852. The Three Weeks

121:11 Every Jewish community is obligated to fast and to pray before G-d for every affliction that may come upon them. If it is not an appropriate time to fast, such as if they are being pursued and they are not permitted to fast in order to save their strength, then they should accept on themselves to fast for a certain number of days after they have been saved and it will be considered as if they fasted at the time of their trouble. We see this from Daniel 10:12, which tells us, “Then he said to me, ‘Do not fear, Daniel, because your words were heard from the first day that you set your heart to understand and to fast before your G-d.’ ”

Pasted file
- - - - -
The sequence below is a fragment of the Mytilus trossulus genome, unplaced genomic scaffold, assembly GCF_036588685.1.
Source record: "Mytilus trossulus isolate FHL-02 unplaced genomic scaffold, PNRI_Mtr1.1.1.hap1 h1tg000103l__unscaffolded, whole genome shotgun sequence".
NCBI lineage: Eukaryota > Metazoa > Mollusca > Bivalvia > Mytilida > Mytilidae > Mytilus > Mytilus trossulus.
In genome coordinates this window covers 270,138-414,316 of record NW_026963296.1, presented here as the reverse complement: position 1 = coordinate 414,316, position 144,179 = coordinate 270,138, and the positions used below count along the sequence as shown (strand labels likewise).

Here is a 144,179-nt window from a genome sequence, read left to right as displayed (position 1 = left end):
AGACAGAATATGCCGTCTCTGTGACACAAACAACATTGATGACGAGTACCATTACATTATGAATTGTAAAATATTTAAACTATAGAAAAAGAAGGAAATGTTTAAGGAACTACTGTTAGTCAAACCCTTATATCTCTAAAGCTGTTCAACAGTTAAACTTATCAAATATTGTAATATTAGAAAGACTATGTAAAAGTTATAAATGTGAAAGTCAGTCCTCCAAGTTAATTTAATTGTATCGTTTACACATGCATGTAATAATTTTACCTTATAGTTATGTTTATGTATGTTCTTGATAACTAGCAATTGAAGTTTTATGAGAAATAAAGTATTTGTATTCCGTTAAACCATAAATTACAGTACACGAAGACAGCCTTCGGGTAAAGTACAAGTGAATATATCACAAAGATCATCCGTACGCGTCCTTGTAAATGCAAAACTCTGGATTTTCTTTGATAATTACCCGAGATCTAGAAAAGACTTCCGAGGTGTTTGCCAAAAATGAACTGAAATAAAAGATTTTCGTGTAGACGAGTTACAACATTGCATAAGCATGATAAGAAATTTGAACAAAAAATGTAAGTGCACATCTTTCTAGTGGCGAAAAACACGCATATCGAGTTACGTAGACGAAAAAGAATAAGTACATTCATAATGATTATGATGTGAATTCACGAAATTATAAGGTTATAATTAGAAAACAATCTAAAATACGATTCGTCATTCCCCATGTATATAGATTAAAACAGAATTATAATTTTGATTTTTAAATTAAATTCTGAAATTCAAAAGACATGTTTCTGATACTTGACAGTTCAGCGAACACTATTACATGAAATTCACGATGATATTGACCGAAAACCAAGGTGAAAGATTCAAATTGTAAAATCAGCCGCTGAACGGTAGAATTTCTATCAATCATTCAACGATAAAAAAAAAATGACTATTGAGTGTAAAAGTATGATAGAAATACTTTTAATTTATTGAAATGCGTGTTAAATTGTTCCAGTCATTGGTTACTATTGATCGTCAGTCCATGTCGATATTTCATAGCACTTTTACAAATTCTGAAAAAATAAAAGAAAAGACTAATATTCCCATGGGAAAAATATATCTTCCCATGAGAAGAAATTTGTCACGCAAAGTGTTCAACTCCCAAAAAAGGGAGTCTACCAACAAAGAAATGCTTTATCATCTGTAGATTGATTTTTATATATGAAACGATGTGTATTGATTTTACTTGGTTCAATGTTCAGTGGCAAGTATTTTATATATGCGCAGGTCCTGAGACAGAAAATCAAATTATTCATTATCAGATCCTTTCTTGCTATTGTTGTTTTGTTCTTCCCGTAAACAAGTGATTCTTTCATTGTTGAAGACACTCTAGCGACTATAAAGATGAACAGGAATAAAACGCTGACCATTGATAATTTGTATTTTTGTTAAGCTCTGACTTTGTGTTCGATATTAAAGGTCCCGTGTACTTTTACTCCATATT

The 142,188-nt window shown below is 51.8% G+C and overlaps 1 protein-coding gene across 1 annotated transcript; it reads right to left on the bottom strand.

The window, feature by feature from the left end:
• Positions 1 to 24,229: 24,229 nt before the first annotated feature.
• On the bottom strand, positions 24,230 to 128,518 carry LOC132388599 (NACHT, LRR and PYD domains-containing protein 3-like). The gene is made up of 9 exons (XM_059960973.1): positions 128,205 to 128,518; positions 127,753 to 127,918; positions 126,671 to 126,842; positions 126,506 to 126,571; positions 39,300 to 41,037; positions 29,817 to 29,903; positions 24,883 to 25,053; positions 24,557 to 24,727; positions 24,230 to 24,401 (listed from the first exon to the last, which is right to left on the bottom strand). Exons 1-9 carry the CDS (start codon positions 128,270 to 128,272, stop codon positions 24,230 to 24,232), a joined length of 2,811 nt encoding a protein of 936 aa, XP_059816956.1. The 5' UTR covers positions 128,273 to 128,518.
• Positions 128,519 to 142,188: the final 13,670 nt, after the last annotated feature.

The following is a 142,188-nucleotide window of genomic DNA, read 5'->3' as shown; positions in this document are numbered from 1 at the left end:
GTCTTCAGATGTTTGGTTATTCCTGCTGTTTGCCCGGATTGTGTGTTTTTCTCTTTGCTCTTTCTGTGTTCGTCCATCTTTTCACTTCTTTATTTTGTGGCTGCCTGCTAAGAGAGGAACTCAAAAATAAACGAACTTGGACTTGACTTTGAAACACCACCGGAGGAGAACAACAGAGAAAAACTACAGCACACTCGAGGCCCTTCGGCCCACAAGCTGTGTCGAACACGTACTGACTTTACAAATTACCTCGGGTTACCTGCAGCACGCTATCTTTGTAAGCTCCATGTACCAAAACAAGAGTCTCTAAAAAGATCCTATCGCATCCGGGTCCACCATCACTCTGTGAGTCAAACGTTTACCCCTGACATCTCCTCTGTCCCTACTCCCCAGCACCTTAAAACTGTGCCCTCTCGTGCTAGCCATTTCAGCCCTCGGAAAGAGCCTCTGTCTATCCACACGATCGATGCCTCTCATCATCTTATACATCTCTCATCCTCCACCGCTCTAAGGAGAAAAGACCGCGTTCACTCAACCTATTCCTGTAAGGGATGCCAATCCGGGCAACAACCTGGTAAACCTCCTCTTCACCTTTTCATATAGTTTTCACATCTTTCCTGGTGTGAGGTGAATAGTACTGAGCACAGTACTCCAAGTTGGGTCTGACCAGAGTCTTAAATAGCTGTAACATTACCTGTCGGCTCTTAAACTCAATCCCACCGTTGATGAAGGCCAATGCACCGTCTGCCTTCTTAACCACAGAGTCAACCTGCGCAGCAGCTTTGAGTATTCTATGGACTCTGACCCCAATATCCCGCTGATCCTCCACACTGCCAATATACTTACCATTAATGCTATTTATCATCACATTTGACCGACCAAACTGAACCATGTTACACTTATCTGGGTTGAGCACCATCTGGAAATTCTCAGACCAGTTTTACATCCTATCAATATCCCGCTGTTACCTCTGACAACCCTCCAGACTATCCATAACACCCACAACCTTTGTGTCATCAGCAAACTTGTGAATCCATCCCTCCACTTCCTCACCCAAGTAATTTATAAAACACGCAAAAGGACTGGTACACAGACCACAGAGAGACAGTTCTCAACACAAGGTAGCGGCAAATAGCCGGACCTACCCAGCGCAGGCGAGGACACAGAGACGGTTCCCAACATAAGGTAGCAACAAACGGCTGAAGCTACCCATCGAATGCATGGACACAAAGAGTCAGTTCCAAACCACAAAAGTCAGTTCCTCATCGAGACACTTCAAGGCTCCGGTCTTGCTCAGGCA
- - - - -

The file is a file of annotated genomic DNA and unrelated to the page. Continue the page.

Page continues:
122:1 Because the afflictions of the destruction started on 17 Tamuz, some mourning practices are observed starting from that day and lasting until after Tisha b’Av. It is appropriate for every G-d-fearing person to say the prayers called Tikkun Chatzos during this period, each day after midday. We do not get married during this period – not even one who has not yet fulfilled his obligation to have children. Getting engaged – and even having the party – is permitted until Rosh Chodesh Av. From Rosh Chodesh on, even though one may still get engaged, the party is prohibited (even on Shabbos – Mishnah Brurah 551:16), though one may serve things like cakes. A Jew who earns his living by playing music may play for a non-Jew in order to earn money until Rosh Chodesh; it is prohibited from Rosh Chodesh until after Tisha b’Av. It is also prohibited on 17 Tamuz itself, as well as on 10 Teves. Some have the custom not to eat meat or drink wine from the 17 Tamuz until after Tisha b’Av except on Shabbos or at a meal celebrating a mitzvah. (One is not permitted to act stringently and refrain from meat even on Shabbos – MB 551:59.)